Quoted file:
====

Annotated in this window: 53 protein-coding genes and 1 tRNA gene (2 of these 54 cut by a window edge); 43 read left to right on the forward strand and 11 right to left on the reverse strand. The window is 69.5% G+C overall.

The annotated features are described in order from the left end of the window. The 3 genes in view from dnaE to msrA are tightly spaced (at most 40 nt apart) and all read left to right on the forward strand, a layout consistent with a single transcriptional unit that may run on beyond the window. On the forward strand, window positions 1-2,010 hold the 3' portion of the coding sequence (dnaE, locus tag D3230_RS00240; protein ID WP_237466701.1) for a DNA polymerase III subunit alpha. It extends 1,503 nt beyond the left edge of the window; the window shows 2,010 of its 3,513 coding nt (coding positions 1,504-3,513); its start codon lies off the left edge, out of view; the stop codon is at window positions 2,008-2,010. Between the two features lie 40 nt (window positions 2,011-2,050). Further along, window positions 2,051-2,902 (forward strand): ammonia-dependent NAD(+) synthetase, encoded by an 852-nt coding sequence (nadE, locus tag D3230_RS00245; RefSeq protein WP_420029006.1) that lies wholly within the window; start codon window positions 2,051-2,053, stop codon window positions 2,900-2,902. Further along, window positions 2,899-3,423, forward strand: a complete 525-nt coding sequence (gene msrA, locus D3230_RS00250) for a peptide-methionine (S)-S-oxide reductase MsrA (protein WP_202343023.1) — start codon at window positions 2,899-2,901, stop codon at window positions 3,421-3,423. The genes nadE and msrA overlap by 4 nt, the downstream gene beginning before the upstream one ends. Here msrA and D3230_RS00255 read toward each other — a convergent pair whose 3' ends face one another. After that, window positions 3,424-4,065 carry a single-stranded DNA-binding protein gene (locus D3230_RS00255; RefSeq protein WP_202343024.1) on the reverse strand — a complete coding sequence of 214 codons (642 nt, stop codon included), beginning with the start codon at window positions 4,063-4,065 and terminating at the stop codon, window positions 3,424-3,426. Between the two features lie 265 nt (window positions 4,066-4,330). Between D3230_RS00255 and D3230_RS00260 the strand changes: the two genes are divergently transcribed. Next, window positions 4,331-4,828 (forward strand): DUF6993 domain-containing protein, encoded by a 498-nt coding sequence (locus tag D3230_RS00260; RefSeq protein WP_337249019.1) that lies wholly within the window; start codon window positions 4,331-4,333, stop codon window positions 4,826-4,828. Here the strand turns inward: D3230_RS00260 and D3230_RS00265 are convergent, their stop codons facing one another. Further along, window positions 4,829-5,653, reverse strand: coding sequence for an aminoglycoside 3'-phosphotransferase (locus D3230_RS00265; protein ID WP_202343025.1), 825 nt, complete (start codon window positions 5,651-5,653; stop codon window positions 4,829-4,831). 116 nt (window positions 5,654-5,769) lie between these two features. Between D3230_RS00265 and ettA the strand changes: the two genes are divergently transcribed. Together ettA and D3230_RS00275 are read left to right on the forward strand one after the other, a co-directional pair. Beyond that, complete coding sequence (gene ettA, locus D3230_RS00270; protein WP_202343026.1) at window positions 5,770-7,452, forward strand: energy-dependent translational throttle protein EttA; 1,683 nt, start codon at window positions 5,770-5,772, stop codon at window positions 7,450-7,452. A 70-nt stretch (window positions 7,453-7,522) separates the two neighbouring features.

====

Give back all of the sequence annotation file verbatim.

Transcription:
Annotated in this window: 53 protein-coding genes and 1 tRNA gene (2 of these 54 cut by a window edge); 43 read left to right on the forward strand and 11 right to left on the reverse strand. The window is 69.5% G+C overall.

The annotated features are described in order from the left end of the window. The 3 genes in view from dnaE to msrA are tightly spaced (at most 40 nt apart) and all read left to right on the forward strand, a layout consistent with a single transcriptional unit that may run on beyond the window. On the forward strand, window positions 1-2,010 hold the 3' portion of the coding sequence (dnaE, locus tag D3230_RS00240; protein ID WP_237466701.1) for a DNA polymerase III subunit alpha. It extends 1,503 nt beyond the left edge of the window; the window shows 2,010 of its 3,513 coding nt (coding positions 1,504-3,513); its start codon lies off the left edge, out of view; the stop codon is at window positions 2,008-2,010. Between the two features lie 40 nt (window positions 2,011-2,050). Further along, window positions 2,051-2,902 (forward strand): ammonia-dependent NAD(+) synthetase, encoded by an 852-nt coding sequence (nadE, locus tag D3230_RS00245; RefSeq protein WP_420029006.1) that lies wholly within the window; start codon window positions 2,051-2,053, stop codon window positions 2,900-2,902. Further along, window positions 2,899-3,423, forward strand: a complete 525-nt coding sequence (gene msrA, locus D3230_RS00250) for a peptide-methionine (S)-S-oxide reductase MsrA (protein WP_202343023.1) — start codon at window positions 2,899-2,901, stop codon at window positions 3,421-3,423. The genes nadE and msrA overlap by 4 nt, the downstream gene beginning before the upstream one ends. Here msrA and D3230_RS00255 read toward each other — a convergent pair whose 3' ends face one another. After that, window positions 3,424-4,065 carry a single-stranded DNA-binding protein gene (locus D3230_RS00255; RefSeq protein WP_202343024.1) on the reverse strand — a complete coding sequence of 214 codons (642 nt, stop codon included), beginning with the start codon at window positions 4,063-4,065 and terminating at the stop codon, window positions 3,424-3,426. Between the two features lie 265 nt (window positions 4,066-4,330). Between D3230_RS00255 and D3230_RS00260 the strand changes: the two genes are divergently transcribed. Next, window positions 4,331-4,828 (forward strand): DUF6993 domain-containing protein, encoded by a 498-nt coding sequence (locus tag D3230_RS00260; RefSeq protein WP_337249019.1) that lies wholly within the window; start codon window positions 4,331-4,333, stop codon window positions 4,826-4,828. Here the strand turns inward: D3230_RS00260 and D3230_RS00265 are convergent, their stop codons facing one another. Further along, window positions 4,829-5,653, reverse strand: coding sequence for an aminoglycoside 3'-phosphotransferase (locus D3230_RS00265; protein ID WP_202343025.1), 825 nt, complete (start codon window positions 5,651-5,653; stop codon window positions 4,829-4,831). 116 nt (window positions 5,654-5,769) lie between these two features. Between D3230_RS00265 and ettA the strand changes: the two genes are divergently transcribed. Together ettA and D3230_RS00275 are read left to right on the forward strand one after the other, a co-directional pair. Beyond that, complete coding sequence (gene ettA, locus D3230_RS00270; protein WP_202343026.1) at window positions 5,770-7,452, forward strand: energy-dependent translational throttle protein EttA; 1,683 nt, start codon at window positions 5,770-5,772, stop codon at window positions 7,450-7,452. A 70-nt stretch (window positions 7,453-7,522) separates the two neighbouring features.